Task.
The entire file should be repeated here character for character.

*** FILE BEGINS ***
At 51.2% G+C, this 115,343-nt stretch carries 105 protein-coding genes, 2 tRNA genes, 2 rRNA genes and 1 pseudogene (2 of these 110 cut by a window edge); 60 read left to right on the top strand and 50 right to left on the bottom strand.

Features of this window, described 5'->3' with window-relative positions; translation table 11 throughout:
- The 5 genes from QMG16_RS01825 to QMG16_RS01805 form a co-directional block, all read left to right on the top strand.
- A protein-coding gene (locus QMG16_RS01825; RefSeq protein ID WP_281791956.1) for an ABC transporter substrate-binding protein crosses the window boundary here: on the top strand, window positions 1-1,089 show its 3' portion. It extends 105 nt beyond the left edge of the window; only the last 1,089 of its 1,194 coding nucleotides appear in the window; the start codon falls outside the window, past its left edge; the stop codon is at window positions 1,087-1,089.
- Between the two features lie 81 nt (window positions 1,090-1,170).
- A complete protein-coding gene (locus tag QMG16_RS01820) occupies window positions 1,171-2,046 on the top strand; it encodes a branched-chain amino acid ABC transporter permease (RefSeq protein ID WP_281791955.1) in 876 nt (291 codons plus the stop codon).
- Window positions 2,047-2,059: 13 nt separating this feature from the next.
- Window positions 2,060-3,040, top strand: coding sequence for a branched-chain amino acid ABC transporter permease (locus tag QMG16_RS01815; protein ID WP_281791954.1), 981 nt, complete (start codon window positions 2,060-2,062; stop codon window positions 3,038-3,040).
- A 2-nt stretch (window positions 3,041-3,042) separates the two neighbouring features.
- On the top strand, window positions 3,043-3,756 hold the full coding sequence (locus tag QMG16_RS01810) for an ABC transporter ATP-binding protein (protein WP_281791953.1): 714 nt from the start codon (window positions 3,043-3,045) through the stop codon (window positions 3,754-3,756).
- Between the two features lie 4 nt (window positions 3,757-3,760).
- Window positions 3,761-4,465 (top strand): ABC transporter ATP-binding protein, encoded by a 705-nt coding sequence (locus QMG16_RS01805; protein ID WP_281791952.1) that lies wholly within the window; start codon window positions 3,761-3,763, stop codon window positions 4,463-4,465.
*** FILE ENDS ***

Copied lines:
At 51.2% G+C, this 115,343-nt stretch carries 105 protein-coding genes, 2 tRNA genes, 2 rRNA genes and 1 pseudogene (2 of these 110 cut by a window edge); 60 read left to right on the top strand and 50 right to left on the bottom strand.

Features of this window, described 5'->3' with window-relative positions; translation table 11 throughout:
- The 5 genes from QMG16_RS01825 to QMG16_RS01805 form a co-directional block, all read left to right on the top strand.
- A protein-coding gene (locus QMG16_RS01825; RefSeq protein ID WP_281791956.1) for an ABC transporter substrate-binding protein crosses the window boundary here: on the top strand, window positions 1-1,089 show its 3' portion. It extends 105 nt beyond the left edge of the window; only the last 1,089 of its 1,194 coding nucleotides appear in the window; the start codon falls outside the window, past its left edge; the stop codon is at window positions 1,087-1,089.
- Between the two features lie 81 nt (window positions 1,090-1,170).
- A complete protein-coding gene (locus tag QMG16_RS01820) occupies window positions 1,171-2,046 on the top strand; it encodes a branched-chain amino acid ABC transporter permease (RefSeq protein ID WP_281791955.1) in 876 nt (291 codons plus the stop codon).
- Window positions 2,047-2,059: 13 nt separating this feature from the next.
- Window positions 2,060-3,040, top strand: coding sequence for a branched-chain amino acid ABC transporter permease (locus tag QMG16_RS01815; protein ID WP_281791954.1), 981 nt, complete (start codon window positions 2,060-2,062; stop codon window positions 3,038-3,040).
- A 2-nt stretch (window positions 3,041-3,042) separates the two neighbouring features.
- On the top strand, window positions 3,043-3,756 hold the full coding sequence (locus tag QMG16_RS01810) for an ABC transporter ATP-binding protein (protein WP_281791953.1): 714 nt from the start codon (window positions 3,043-3,045) through the stop codon (window positions 3,754-3,756).
- Between the two features lie 4 nt (window positions 3,757-3,760).
- Window positions 3,761-4,465 (top strand): ABC transporter ATP-binding protein, encoded by a 705-nt coding sequence (locus QMG16_RS01805; protein ID WP_281791952.1) that lies wholly within the window; start codon window positions 3,761-3,763, stop codon window positions 4,463-4,465.